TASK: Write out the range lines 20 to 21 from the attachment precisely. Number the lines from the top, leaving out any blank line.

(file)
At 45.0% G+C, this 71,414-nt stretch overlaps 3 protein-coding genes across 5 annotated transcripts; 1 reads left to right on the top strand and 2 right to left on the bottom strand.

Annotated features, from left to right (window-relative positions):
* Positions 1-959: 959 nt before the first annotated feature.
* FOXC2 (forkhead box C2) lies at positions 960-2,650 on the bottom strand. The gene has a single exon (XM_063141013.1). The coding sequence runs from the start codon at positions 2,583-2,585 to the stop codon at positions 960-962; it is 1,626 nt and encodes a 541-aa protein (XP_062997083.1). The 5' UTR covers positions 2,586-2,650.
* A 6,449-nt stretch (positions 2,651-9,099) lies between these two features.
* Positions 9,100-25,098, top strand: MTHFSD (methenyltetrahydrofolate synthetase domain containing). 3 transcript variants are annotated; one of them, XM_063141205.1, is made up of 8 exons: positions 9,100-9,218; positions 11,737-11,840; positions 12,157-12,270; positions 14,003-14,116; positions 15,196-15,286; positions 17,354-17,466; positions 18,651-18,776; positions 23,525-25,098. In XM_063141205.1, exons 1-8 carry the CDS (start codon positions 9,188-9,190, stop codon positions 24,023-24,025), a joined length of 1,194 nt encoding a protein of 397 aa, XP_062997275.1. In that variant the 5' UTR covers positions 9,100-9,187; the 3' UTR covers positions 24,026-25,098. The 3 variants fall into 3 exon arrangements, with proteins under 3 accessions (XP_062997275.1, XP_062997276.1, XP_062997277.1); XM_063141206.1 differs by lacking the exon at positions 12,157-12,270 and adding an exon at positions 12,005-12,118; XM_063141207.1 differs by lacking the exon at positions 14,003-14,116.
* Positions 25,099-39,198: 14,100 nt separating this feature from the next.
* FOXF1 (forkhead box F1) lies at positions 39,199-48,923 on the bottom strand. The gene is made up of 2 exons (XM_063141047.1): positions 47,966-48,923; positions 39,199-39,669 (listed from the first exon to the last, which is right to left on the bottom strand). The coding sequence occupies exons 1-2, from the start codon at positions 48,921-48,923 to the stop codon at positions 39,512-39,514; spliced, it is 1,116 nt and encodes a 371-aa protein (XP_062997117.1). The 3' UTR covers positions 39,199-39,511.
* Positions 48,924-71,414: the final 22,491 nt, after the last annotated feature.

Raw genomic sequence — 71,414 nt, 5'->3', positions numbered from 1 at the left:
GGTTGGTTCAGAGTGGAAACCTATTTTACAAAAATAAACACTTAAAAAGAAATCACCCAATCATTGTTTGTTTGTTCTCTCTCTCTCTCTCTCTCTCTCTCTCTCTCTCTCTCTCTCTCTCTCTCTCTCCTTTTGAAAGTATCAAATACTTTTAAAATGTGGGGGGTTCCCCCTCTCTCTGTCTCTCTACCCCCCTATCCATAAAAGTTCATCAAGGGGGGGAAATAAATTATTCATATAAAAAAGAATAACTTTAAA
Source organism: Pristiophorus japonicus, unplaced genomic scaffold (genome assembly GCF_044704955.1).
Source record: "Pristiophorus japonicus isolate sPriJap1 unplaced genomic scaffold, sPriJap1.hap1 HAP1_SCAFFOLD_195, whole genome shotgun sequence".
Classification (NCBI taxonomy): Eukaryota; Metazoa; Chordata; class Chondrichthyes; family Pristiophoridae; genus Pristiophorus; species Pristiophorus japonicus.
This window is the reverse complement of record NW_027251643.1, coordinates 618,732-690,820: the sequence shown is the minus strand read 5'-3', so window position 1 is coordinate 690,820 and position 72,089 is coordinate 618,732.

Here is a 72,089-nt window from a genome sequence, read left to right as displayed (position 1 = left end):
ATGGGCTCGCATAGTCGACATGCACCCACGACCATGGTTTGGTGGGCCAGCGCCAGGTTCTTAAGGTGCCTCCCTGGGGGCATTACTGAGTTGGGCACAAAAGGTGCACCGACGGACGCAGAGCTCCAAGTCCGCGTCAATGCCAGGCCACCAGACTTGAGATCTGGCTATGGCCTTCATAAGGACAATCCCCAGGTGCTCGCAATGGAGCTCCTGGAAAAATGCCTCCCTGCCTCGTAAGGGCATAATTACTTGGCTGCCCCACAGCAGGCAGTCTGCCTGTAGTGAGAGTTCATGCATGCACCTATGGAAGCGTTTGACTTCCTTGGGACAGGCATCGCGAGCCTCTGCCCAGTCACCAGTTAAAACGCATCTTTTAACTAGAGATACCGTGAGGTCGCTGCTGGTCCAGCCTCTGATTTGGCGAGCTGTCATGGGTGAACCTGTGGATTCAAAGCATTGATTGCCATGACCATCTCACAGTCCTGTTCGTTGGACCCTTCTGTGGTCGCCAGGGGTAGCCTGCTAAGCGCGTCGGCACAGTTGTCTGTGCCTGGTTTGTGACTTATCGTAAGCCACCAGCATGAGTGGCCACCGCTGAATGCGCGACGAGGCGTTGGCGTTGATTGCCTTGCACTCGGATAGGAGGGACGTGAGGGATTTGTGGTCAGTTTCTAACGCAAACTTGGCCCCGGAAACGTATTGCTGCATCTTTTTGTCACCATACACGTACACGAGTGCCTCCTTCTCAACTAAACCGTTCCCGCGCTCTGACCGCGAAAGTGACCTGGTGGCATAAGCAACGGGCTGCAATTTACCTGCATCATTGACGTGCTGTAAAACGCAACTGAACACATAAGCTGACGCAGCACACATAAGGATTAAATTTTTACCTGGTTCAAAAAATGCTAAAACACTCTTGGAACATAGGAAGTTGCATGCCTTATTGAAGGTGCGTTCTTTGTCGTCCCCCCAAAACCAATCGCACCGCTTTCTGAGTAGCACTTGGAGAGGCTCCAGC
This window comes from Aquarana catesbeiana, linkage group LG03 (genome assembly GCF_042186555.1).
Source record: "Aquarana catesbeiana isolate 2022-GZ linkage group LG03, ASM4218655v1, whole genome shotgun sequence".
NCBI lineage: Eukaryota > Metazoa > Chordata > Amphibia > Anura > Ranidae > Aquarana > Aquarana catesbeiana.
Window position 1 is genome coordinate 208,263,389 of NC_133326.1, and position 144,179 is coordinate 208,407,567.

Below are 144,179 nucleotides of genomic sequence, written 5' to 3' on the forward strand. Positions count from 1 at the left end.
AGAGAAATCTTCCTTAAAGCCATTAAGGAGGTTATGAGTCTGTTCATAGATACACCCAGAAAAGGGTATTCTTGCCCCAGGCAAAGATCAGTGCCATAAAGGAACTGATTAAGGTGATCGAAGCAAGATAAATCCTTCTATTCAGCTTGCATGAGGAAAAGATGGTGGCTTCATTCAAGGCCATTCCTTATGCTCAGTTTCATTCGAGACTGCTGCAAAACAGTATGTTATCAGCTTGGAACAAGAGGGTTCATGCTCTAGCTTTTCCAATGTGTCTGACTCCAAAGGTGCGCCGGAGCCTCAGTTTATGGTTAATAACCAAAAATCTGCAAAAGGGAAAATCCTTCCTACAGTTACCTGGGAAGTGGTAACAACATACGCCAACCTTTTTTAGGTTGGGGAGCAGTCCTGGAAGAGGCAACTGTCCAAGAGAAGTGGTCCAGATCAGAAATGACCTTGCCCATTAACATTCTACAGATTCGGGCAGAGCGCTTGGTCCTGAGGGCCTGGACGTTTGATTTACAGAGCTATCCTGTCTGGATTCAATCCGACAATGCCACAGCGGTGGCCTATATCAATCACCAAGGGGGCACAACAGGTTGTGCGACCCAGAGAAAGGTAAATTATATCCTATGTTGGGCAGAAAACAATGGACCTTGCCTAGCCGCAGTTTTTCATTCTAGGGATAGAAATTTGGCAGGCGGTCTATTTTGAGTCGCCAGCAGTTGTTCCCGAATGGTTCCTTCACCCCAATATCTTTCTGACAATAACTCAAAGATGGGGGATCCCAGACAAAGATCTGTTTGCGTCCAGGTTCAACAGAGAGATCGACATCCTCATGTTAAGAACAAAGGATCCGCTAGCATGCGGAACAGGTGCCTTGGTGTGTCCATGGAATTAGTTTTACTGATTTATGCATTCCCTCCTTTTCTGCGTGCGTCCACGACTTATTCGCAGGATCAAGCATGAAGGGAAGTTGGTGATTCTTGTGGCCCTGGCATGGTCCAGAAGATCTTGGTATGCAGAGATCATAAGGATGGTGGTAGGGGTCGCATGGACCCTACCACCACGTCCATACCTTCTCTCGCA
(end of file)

NCBI lineage: Eukaryota > Metazoa > Chordata > Amphibia > Anura > Ranidae > Aquarana > Aquarana catesbeiana.
Window position 1 is genome coordinate 208,263,389 of NC_133326.1, and position 144,179 is coordinate 208,407,567.